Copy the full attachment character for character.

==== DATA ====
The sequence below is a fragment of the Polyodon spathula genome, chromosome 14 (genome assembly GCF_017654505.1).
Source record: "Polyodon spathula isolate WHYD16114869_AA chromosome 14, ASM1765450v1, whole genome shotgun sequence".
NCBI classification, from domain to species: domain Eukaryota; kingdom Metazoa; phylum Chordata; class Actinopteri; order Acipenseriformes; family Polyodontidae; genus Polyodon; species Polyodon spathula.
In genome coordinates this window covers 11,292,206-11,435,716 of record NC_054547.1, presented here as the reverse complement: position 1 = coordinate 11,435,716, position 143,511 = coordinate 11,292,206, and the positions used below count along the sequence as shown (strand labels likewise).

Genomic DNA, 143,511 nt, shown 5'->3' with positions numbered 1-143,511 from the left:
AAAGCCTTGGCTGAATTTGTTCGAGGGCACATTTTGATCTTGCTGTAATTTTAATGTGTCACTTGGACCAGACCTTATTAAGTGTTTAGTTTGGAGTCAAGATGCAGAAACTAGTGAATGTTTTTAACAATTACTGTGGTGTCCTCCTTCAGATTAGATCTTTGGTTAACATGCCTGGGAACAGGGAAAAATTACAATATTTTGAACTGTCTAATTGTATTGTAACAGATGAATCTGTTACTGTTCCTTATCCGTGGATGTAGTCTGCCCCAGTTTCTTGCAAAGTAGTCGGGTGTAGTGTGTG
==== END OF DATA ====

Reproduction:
The sequence below is a fragment of the Polyodon spathula genome, chromosome 14 (genome assembly GCF_017654505.1).
Source record: "Polyodon spathula isolate WHYD16114869_AA chromosome 14, ASM1765450v1, whole genome shotgun sequence".
NCBI classification, from domain to species: domain Eukaryota; kingdom Metazoa; phylum Chordata; class Actinopteri; order Acipenseriformes; family Polyodontidae; genus Polyodon; species Polyodon spathula.
In genome coordinates this window covers 11,292,206-11,435,716 of record NC_054547.1, presented here as the reverse complement: position 1 = coordinate 11,435,716, position 143,511 = coordinate 11,292,206, and the positions used below count along the sequence as shown (strand labels likewise).

Genomic DNA, 143,511 nt, shown 5'->3' with positions numbered 1-143,511 from the left:
AAAGCCTTGGCTGAATTTGTTCGAGGGCACATTTTGATCTTGCTGTAATTTTAATGTGTCACTTGGACCAGACCTTATTAAGTGTTTAGTTTGGAGTCAAGATGCAGAAACTAGTGAATGTTTTTAACAATTACTGTGGTGTCCTCCTTCAGATTAGATCTTTGGTTAACATGCCTGGGAACAGGGAAAAATTACAATATTTTGAACTGTCTAATTGTATTGTAACAGATGAATCTGTTACTGTTCCTTATCCGTGGATGTAGTCTGCCCCAGTTTCTTGCAAAGTAGTCGGGTGTAGTGTGTG